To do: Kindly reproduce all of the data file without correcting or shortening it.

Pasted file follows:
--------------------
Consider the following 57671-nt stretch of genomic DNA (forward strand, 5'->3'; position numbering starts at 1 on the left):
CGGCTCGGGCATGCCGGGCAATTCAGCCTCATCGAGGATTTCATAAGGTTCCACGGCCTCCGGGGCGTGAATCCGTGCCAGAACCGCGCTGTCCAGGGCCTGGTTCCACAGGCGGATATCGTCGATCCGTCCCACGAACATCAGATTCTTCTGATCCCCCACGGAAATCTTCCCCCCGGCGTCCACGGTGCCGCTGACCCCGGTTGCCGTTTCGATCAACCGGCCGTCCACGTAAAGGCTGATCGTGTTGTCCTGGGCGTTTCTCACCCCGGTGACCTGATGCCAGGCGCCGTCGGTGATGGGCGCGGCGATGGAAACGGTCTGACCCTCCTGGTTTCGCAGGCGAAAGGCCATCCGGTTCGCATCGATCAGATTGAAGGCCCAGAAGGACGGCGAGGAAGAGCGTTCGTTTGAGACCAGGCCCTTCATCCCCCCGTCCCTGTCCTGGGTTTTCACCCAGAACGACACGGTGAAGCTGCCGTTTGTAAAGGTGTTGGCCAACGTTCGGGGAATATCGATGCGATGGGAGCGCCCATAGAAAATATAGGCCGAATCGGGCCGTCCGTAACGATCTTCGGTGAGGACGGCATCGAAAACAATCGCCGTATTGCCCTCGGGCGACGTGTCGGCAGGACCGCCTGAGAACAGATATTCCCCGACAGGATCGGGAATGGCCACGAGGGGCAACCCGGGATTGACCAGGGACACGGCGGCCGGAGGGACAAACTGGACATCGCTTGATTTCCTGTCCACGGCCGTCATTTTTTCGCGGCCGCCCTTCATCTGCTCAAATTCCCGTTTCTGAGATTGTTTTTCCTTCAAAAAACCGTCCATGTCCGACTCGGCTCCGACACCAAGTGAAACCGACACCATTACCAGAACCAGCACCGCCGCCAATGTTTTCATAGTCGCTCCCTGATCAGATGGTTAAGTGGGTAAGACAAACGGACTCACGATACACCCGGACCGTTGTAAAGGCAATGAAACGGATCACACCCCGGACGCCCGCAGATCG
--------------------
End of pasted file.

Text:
Consider the following 57671-nt stretch of genomic DNA (forward strand, 5'->3'; position numbering starts at 1 on the left):
CGGCTCGGGCATGCCGGGCAATTCAGCCTCATCGAGGATTTCATAAGGTTCCACGGCCTCCGGGGCGTGAATCCGTGCCAGAACCGCGCTGTCCAGGGCCTGGTTCCACAGGCGGATATCGTCGATCCGTCCCACGAACATCAGATTCTTCTGATCCCCCACGGAAATCTTCCCCCCGGCGTCCACGGTGCCGCTGACCCCGGTTGCCGTTTCGATCAACCGGCCGTCCACGTAAAGGCTGATCGTGTTGTCCTGGGCGTTTCTCACCCCGGTGACCTGATGCCAGGCGCCGTCGGTGATGGGCGCGGCGATGGAAACGGTCTGACCCTCCTGGTTTCGCAGGCGAAAGGCCATCCGGTTCGCATCGATCAGATTGAAGGCCCAGAAGGACGGCGAGGAAGAGCGTTCGTTTGAGACCAGGCCCTTCATCCCCCCGTCCCTGTCCTGGGTTTTCACCCAGAACGACACGGTGAAGCTGCCGTTTGTAAAGGTGTTGGCCAACGTTCGGGGAATATCGATGCGATGGGAGCGCCCATAGAAAATATAGGCCGAATCGGGCCGTCCGTAACGATCTTCGGTGAGGACGGCATCGAAAACAATCGCCGTATTGCCCTCGGGCGACGTGTCGGCAGGACCGCCTGAGAACAGATATTCCCCGACAGGATCGGGAATGGCCACGAGGGGCAACCCGGGATTGACCAGGGACACGGCGGCCGGAGGGACAAACTGGACATCGCTTGATTTCCTGTCCACGGCCGTCATTTTTTCGCGGCCGCCCTTCATCTGCTCAAATTCCCGTTTCTGAGATTGTTTTTCCTTCAAAAAACCGTCCATGTCCGACTCGGCTCCGACACCAAGTGAAACCGACACCATTACCAGAACCAGCACCGCCGCCAATGTTTTCATAGTCGCTCCCTGATCAGATGGTTAAGTGGGTAAGACAAACGGACTCACGATACACCCGGACCGTTGTAAAGGCAATGAAACGGATCACACCCCGGACGCCCGCAGATCG